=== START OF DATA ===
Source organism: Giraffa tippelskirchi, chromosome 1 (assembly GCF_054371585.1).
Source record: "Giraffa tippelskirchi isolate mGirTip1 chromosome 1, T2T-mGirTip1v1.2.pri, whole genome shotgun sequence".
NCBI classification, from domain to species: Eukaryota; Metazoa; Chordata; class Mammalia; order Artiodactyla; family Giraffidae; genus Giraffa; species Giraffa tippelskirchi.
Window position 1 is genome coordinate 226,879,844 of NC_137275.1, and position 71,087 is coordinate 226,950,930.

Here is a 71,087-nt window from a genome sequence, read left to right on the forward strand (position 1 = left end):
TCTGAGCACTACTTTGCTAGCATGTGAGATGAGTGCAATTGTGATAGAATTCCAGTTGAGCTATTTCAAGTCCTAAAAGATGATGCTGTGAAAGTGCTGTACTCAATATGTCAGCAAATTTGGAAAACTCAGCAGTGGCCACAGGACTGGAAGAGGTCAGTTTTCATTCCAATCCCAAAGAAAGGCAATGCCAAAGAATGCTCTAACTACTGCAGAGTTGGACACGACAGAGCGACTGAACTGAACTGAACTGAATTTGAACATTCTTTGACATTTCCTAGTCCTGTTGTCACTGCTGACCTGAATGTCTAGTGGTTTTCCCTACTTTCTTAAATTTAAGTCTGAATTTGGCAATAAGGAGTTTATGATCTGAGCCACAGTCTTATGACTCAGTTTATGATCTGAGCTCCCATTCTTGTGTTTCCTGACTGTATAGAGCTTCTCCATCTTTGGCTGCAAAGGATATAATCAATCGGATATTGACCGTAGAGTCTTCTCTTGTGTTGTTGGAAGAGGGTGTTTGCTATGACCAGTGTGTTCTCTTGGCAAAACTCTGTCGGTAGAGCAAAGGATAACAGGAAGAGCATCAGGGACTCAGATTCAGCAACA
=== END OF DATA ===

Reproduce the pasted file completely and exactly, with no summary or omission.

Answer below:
Source organism: Giraffa tippelskirchi, chromosome 1 (assembly GCF_054371585.1).
Source record: "Giraffa tippelskirchi isolate mGirTip1 chromosome 1, T2T-mGirTip1v1.2.pri, whole genome shotgun sequence".
NCBI classification, from domain to species: Eukaryota; Metazoa; Chordata; class Mammalia; order Artiodactyla; family Giraffidae; genus Giraffa; species Giraffa tippelskirchi.
Window position 1 is genome coordinate 226,879,844 of NC_137275.1, and position 71,087 is coordinate 226,950,930.

Here is a 71,087-nt window from a genome sequence, read left to right on the forward strand (position 1 = left end):
TCTGAGCACTACTTTGCTAGCATGTGAGATGAGTGCAATTGTGATAGAATTCCAGTTGAGCTATTTCAAGTCCTAAAAGATGATGCTGTGAAAGTGCTGTACTCAATATGTCAGCAAATTTGGAAAACTCAGCAGTGGCCACAGGACTGGAAGAGGTCAGTTTTCATTCCAATCCCAAAGAAAGGCAATGCCAAAGAATGCTCTAACTACTGCAGAGTTGGACACGACAGAGCGACTGAACTGAACTGAACTGAATTTGAACATTCTTTGACATTTCCTAGTCCTGTTGTCACTGCTGACCTGAATGTCTAGTGGTTTTCCCTACTTTCTTAAATTTAAGTCTGAATTTGGCAATAAGGAGTTTATGATCTGAGCCACAGTCTTATGACTCAGTTTATGATCTGAGCTCCCATTCTTGTGTTTCCTGACTGTATAGAGCTTCTCCATCTTTGGCTGCAAAGGATATAATCAATCGGATATTGACCGTAGAGTCTTCTCTTGTGTTGTTGGAAGAGGGTGTTTGCTATGACCAGTGTGTTCTCTTGGCAAAACTCTGTCGGTAGAGCAAAGGATAACAGGAAGAGCATCAGGGACTCAGATTCAGCAACA